Tuesday, March 2, 2010


Regret is a powerful emotion. It's the implication that you should have....would have.....could have.....but didn't.  Whether it's involving regarding career choice, or perhaps it was what city to call home, or maybe it was on whether or not to marry and/or have children, each decision carries weight, and with it the power of possible regret. Sadly, often our clarify in a situation is only in looking back. Hindsight, they say, is 20/20. Personally, I have plenty of regrets. Relationships I wish I had fought harder for, while others I wish I had cast aside much earlier. Even regrets involving my college education and career choice.

When speaking to other women dealing with the grief over losing their mom, regret is a pervasive theme. Perhaps their mom's death was unexpected. A car accident, a house fire, even suicide. How differently our conversations would go if we knew the last time we spoke would truly be the last. Ever.

Fortunately, whenever the topic of regret following the death of a loved one comes up, I have peace of mind. For better or for worse, my mom's illness spanned 17 months. Personally, I made sure that I said everything to her that I wanted to share -- even including some difficult conversations. In line with my personal beliefs, I also feel that God prepared my heart along the way. I felt very strongly that when I said goodbye to her that  Sunday afternoon it would be the last time I would spend time with her on this earth. My final words were "I love you, Mom" to which she replied "I love you, too".  I paused a moment and said "No, Mom. I mean it. I really, really love you.".  In a half smile and squeeze of my hand, she replied  "I love you, too, honey".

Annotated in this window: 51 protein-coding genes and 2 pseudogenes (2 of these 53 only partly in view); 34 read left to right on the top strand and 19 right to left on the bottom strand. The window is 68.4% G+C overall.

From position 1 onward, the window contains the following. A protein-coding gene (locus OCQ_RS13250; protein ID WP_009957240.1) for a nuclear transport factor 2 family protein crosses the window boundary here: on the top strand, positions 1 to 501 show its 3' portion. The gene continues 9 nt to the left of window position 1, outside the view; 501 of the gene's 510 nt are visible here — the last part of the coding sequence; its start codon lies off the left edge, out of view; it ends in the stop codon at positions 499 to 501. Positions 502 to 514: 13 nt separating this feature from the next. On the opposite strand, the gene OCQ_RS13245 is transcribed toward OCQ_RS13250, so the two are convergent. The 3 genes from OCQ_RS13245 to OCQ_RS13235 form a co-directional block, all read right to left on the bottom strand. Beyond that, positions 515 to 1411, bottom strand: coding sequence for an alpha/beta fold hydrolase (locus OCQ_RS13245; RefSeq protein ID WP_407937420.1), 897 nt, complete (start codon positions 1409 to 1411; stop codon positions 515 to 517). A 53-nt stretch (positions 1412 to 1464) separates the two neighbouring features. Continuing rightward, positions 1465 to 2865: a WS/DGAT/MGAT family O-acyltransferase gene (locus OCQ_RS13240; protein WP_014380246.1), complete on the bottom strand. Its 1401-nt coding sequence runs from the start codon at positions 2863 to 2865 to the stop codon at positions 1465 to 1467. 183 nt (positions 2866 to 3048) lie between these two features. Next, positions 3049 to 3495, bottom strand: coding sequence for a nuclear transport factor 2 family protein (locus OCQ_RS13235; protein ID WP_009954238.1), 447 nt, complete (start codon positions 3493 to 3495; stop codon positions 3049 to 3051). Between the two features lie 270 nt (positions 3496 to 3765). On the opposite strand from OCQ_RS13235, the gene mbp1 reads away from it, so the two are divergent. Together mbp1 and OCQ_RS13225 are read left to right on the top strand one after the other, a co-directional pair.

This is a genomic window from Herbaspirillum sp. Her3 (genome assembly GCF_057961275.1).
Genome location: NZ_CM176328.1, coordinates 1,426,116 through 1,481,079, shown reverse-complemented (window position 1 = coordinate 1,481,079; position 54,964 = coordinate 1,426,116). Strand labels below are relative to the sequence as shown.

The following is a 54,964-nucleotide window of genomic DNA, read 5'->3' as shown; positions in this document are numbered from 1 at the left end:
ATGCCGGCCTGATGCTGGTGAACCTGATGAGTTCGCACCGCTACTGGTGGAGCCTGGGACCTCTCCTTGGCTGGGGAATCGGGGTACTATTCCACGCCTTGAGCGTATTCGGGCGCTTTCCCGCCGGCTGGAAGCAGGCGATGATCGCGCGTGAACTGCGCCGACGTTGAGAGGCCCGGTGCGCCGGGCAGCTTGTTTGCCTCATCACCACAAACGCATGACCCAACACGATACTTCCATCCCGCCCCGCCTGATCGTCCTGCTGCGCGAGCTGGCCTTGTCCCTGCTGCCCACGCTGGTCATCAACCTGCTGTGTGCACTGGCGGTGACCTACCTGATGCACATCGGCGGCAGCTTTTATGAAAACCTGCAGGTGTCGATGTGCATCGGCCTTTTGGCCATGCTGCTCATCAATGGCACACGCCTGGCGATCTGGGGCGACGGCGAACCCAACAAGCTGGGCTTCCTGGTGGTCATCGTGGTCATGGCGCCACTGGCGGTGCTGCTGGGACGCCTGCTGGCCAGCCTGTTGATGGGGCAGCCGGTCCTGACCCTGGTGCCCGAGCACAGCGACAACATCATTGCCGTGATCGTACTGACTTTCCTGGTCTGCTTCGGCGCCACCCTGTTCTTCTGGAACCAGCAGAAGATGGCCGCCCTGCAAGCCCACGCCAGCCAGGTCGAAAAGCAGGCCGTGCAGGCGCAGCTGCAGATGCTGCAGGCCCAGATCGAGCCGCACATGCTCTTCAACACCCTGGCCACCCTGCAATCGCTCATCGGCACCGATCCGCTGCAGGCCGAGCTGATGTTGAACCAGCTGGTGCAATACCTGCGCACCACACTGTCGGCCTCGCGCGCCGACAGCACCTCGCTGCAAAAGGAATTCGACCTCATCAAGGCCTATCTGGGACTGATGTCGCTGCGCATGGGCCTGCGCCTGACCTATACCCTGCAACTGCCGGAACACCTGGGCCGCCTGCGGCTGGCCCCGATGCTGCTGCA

She died 7 hours later.

Despite not grappling with the angst of regret in the early process of my grief, I found it hit me in a way and in a place I least expected. About a month before his grandma died , my 7 year old son Adam had approached me about wanting to donate money to an animal charity. He said he felt that he needed to help others. I explained that this would make Grandma especially happy because she loved her animal work and it would make her happy for us to do this in her honor. We picked one of her favorite organizations to donate to. I also agreed to match Adam's contributions dollar for dollar. At that point, life distracted me and we put his plan on hold.

Adam would occasionally remind me of his desire to empty out his piggy bank to donate to charity, but I always had a reason to say "later". Its dinner, its bedtime, I'm tired; you name it. In reality, I was simply was too lazy to follow through. Perhaps burdened with the start of school and being emotionally drained from the symptoms of decline, the excuses were plentiful. None were justified.

Following her death, in lieu of flowers, we had asked her friends to make a monetary donation to one of her favorite animal charity. It was then when I realized that I had never made good on my promise to Adam.  I had also not mentioned his intent to my mom, which would have brought her such joy.  It would have made her so proud of her grandson, whom she was not going to see grow up.

Together we opened his piggy jar and counted out his coins. We made a posthumous donation of $13.72 apiece to the bird sanctuary that my mom loved. It would be the same wild bird sanctuary we would take our injured baby Cardinal to a year later.

Maybe it sounds silly in the wake of bigger regrets to have, I suppose. But somehow I feel that I failed my son and my mom in that moment. Sometimes it's about picking up the pieces, dusting off the feelings of regret, and making the wrong situation right again.


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